Gettysburg Dime Museum
One of the great merits of the Gettysburg Dime Museum is its economy. You could spend years crisscrossing the country to see a fish with a human face, or a Thalidomide baby in a jar, or the tongue of a hobo found stuck to a frozen fireplug -- and maybe never succeed. Or you could just go here.
The museum is the collection of curator Mark Kosh, inspired by the dime museums of the 19th century, which charged people a dime to peep at novelties similar to those that Mark exhibits now, such as a flesh-eating toad with fangs; a human head in a box, stuffed with tea; and a two-headed duck. The goal then, as now, was to give people what they would pay to see. It's nice to know that our 21st century tastes and those of the average 19th century American mesh so well.
Mark appears normal: no facial tattoos or ritual scarring. In fact, he's an Air Force veteran and retired Pennsylvania state trooper. He told us he spent decades gathering strange things for his museum, which opened in 2016. "I always collected with the goal to share it with other people," he said. "If I was sitting in my basement drinking beer, staring at all this stuff, then I'd be a little weird."
Some of the exhibits are blackened relics with yellowed labels, such as a viney mass removed from a teenager who ate too many seeds, and "the best example of a mummified pygmy ever exhibited in the United States." Others are more modern, such as the Sony Walkman of serial killer John Wayne Gacy.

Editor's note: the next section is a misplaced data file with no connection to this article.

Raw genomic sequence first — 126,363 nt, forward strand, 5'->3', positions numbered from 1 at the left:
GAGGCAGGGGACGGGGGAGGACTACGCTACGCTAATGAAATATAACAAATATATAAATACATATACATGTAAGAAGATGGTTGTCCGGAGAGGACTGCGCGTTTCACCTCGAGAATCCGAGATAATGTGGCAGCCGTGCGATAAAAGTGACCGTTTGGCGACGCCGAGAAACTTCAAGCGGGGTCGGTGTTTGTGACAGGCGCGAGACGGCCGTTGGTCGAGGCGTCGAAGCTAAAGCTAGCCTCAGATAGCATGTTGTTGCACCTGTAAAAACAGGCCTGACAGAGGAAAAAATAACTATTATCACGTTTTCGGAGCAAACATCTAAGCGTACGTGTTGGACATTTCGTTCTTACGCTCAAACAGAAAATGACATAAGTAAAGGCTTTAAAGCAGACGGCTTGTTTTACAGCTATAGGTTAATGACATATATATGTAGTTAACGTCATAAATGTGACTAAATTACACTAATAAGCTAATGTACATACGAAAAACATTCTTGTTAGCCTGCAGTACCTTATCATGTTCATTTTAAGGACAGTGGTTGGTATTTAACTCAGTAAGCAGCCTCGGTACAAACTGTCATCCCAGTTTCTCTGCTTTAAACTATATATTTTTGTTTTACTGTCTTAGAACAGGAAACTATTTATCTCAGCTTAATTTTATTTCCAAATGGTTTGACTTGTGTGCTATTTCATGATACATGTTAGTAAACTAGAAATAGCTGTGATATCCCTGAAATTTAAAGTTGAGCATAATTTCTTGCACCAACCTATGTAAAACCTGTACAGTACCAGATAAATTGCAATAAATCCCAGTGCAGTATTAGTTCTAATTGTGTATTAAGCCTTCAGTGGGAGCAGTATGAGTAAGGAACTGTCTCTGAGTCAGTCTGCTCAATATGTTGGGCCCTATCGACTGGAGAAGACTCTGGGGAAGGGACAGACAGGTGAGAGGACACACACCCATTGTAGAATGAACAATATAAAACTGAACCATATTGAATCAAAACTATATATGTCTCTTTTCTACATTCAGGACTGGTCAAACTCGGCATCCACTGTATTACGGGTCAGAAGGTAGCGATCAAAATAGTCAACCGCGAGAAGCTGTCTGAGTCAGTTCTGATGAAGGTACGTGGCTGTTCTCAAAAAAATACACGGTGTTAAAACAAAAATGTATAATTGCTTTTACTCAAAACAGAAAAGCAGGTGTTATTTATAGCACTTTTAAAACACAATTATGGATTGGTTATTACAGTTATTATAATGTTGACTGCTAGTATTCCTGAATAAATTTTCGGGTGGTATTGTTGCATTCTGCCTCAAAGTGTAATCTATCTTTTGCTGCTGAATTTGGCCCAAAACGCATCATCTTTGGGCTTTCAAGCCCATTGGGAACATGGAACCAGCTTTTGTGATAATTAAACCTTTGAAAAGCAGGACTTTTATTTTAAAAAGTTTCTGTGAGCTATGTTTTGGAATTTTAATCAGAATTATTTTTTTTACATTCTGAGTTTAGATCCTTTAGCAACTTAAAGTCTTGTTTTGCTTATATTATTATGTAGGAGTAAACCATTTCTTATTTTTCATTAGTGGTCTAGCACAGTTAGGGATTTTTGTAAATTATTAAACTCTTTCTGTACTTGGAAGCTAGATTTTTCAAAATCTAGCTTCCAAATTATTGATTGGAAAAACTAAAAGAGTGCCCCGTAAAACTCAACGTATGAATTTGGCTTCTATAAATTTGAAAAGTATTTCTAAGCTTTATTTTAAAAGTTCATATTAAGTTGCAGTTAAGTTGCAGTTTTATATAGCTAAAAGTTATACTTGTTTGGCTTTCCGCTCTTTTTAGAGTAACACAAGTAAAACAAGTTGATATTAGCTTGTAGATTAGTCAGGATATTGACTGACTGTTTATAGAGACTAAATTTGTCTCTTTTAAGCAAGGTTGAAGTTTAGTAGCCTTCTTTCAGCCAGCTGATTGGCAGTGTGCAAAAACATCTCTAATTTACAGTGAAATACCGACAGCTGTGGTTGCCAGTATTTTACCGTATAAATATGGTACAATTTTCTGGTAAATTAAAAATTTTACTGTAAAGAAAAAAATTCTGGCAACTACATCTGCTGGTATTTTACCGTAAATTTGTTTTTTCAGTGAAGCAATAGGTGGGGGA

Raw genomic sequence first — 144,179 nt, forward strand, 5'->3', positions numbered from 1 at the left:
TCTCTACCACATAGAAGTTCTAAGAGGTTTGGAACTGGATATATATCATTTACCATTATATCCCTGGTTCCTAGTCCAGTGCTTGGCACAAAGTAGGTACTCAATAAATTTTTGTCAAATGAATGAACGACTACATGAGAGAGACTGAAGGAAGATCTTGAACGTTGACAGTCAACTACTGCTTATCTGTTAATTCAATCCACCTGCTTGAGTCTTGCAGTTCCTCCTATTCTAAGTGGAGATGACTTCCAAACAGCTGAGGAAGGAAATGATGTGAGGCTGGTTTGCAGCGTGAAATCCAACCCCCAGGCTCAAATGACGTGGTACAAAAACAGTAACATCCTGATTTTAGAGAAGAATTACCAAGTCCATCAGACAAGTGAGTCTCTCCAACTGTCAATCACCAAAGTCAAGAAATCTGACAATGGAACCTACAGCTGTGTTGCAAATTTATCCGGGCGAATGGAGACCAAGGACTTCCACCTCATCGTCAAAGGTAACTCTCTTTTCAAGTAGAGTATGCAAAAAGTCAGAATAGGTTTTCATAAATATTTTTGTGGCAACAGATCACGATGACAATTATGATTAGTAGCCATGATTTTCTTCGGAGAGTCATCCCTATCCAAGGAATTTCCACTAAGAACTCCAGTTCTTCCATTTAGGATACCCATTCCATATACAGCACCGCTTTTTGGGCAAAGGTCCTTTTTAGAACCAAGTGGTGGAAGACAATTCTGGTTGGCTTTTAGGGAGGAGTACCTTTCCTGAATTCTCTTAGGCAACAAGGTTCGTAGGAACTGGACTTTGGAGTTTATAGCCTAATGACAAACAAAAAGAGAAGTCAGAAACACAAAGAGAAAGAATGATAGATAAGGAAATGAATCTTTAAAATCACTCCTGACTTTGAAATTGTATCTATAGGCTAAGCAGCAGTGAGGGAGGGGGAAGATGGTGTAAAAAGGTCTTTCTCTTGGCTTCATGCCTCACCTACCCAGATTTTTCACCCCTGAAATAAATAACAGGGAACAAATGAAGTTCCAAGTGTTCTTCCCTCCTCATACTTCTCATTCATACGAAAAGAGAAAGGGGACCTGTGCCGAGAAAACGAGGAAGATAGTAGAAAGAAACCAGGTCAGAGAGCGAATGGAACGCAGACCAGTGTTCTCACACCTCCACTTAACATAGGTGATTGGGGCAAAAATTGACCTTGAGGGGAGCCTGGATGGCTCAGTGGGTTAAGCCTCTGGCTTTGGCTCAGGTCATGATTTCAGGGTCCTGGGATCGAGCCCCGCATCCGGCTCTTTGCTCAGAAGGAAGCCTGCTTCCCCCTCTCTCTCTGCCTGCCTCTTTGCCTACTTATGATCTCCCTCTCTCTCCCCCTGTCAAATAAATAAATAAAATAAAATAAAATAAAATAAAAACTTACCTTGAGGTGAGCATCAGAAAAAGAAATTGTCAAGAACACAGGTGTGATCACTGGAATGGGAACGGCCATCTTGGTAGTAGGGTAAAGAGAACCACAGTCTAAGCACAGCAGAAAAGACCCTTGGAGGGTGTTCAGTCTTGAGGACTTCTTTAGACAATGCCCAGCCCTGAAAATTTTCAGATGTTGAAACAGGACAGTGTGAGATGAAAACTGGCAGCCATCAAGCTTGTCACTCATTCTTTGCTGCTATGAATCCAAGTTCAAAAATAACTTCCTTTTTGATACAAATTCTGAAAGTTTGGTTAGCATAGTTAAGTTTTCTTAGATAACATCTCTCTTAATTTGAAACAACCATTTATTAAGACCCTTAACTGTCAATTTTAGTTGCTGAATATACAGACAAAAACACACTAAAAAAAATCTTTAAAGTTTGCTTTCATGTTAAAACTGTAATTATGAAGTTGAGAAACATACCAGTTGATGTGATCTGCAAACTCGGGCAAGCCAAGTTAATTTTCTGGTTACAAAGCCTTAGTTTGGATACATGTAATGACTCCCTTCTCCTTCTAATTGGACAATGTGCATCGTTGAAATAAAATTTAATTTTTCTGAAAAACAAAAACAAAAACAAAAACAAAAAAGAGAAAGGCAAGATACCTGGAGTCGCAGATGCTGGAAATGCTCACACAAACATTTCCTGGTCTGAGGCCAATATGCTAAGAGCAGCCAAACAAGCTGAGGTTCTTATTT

Not everything is real (which was also true in 19th century dime museums). Mark showed us "The Suicide Bride" exhibit, a stained wedding dress with an accompanying tale of a woman, jilted at the altar, who ran from the church and threw herself in front of a car -- which turned out to have the groom as a passenger (His car had broken down). Mark said that a visitor who claimed to be psychic was very upset about the bride. "I said, 'Don't feel too bad for her. I made that story up.'"
The most asked-for item at the Dime Museum is Abraham Lincoln's last bowel movement, supposedly removed from a chamber pot at Ford's Theatre and sealed under glass along with a faded, handwritten note asserting its authenticity. The "human coprolite" has been loudly criticized by some in Gettysburg, but most of the museum's visitors are fascinated by this intimate extrusion of the Great Emancipator. Mark said that his wife once overheard an elderly visitor tell her husband, "C'mon, honey, get my picture under the turd!"
Mark said that Gettysburg is a good place of a for 19th-century-inspired dime museum. It's a popular destination for ghost-hunters ("They're already in the mood for something weird," he said) and history-minded tourists welcome the museum as a change of pace ("You can only look at battlefield monuments and cannons for so long"). Mark's only gripe is with visitors who breeze through the museum in ten minutes, then tell him how great it was. "How do they know?" he asked us. "They didn't take the time to read anything. That's more than half the entertainment!"
Mark is always on the hunt for worthy items, and told us that he still wants to find a two-faced lamb he saw in Niagara Falls when he was 15. One visitor, inspired by the museum, asked if he could make a donation -- which turned out to be a portrait of Marie Antoinette that he'd painted in human blood. The portrait now hangs between "skull of a Hellhound" and a strip of tattooed flesh in a jar, just one more wonder in Mark's museum of his favorite disturbing things.
"If I was 9 or 10 years old," said Mark with a laugh, "I would've lived in this place."